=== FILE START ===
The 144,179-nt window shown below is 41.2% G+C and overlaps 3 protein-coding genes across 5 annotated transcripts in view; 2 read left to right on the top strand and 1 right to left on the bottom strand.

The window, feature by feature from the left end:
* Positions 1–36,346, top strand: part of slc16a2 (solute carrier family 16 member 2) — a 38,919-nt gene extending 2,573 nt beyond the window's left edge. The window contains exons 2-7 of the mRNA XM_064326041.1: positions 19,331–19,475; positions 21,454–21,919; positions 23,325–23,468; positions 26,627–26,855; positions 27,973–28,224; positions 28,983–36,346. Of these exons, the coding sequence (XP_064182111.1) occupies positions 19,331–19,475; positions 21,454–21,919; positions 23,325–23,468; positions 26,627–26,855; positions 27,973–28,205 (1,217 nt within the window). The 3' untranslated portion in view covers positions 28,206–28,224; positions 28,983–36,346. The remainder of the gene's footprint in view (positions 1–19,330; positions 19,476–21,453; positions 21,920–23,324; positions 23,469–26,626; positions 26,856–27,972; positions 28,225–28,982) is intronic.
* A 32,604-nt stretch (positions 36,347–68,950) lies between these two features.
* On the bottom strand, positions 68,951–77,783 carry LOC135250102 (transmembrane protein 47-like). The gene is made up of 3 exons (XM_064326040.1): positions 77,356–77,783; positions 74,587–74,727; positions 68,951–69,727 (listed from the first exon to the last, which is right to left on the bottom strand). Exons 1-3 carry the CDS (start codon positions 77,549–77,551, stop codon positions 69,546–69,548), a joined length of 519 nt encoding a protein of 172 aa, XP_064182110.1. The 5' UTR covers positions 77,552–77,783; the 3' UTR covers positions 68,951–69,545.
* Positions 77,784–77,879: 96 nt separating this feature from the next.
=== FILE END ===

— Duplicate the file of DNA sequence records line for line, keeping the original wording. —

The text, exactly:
The 144,179-nt window shown below is 41.2% G+C and overlaps 3 protein-coding genes across 5 annotated transcripts in view; 2 read left to right on the top strand and 1 right to left on the bottom strand.

The window, feature by feature from the left end:
* Positions 1–36,346, top strand: part of slc16a2 (solute carrier family 16 member 2) — a 38,919-nt gene extending 2,573 nt beyond the window's left edge. The window contains exons 2-7 of the mRNA XM_064326041.1: positions 19,331–19,475; positions 21,454–21,919; positions 23,325–23,468; positions 26,627–26,855; positions 27,973–28,224; positions 28,983–36,346. Of these exons, the coding sequence (XP_064182111.1) occupies positions 19,331–19,475; positions 21,454–21,919; positions 23,325–23,468; positions 26,627–26,855; positions 27,973–28,205 (1,217 nt within the window). The 3' untranslated portion in view covers positions 28,206–28,224; positions 28,983–36,346. The remainder of the gene's footprint in view (positions 1–19,330; positions 19,476–21,453; positions 21,920–23,324; positions 23,469–26,626; positions 26,856–27,972; positions 28,225–28,982) is intronic.
* A 32,604-nt stretch (positions 36,347–68,950) lies between these two features.
* On the bottom strand, positions 68,951–77,783 carry LOC135250102 (transmembrane protein 47-like). The gene is made up of 3 exons (XM_064326040.1): positions 77,356–77,783; positions 74,587–74,727; positions 68,951–69,727 (listed from the first exon to the last, which is right to left on the bottom strand). Exons 1-3 carry the CDS (start codon positions 77,549–77,551, stop codon positions 69,546–69,548), a joined length of 519 nt encoding a protein of 172 aa, XP_064182110.1. The 5' UTR covers positions 77,552–77,783; the 3' UTR covers positions 68,951–69,545.
* Positions 77,784–77,879: 96 nt separating this feature from the next.